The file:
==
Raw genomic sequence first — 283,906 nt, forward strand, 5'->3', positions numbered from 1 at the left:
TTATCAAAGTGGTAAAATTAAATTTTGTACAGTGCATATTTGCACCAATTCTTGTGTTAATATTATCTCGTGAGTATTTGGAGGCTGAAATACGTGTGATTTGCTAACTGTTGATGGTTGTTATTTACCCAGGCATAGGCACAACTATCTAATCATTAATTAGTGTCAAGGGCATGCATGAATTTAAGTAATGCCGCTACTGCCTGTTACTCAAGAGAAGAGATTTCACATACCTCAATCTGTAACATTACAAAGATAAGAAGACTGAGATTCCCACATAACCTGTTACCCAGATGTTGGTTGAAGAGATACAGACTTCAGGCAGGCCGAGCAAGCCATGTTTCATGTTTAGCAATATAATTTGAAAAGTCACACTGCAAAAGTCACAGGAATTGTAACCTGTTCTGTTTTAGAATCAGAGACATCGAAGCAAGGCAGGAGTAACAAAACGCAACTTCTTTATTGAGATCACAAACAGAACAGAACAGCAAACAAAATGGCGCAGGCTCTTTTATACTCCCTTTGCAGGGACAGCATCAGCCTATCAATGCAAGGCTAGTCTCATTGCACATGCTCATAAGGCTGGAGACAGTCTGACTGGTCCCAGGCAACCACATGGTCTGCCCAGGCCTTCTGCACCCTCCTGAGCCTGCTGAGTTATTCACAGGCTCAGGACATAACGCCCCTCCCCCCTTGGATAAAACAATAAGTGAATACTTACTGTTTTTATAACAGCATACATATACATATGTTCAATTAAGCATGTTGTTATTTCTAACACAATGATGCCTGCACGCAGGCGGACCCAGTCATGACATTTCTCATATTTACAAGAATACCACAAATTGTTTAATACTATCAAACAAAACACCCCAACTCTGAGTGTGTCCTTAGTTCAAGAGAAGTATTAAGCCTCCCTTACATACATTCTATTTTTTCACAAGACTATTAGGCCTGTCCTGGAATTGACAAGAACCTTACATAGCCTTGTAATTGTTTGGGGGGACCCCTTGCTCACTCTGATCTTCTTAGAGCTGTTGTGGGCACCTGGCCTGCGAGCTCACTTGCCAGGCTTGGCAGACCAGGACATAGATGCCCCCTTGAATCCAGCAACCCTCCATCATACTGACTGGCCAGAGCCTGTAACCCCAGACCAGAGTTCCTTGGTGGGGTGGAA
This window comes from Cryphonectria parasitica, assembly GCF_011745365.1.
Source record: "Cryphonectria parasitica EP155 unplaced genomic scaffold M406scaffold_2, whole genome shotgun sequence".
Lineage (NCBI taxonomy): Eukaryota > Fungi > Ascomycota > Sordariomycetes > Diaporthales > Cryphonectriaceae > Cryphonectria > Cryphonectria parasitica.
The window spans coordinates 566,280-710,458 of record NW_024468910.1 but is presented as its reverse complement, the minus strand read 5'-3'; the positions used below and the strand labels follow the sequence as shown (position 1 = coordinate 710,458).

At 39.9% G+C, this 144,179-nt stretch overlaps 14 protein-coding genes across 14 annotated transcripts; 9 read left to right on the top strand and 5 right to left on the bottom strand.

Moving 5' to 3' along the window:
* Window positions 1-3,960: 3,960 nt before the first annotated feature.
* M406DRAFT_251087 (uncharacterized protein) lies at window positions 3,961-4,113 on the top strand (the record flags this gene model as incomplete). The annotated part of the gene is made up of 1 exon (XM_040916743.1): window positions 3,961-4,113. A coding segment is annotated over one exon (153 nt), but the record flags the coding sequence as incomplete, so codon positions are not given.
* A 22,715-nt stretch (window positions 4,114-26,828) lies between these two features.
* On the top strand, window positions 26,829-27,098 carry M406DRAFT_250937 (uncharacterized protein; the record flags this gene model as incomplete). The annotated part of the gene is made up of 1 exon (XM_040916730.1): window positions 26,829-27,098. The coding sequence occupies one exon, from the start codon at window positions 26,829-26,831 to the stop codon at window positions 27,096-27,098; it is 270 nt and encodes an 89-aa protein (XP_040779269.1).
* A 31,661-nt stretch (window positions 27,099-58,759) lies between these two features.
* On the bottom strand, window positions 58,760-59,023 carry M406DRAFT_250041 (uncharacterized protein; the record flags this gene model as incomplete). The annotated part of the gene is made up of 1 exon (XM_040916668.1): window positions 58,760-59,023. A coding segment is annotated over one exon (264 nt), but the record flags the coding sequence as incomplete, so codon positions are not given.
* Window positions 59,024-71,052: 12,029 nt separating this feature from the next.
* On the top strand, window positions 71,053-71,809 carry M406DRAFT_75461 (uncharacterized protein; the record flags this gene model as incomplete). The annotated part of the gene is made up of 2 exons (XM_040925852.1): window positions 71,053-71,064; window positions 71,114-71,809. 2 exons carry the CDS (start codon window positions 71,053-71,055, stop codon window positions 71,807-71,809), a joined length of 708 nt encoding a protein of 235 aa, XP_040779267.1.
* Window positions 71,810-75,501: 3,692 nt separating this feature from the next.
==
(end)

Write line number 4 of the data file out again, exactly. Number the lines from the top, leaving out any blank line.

Source record: "Cryphonectria parasitica EP155 unplaced genomic scaffold M406scaffold_2, whole genome shotgun sequence".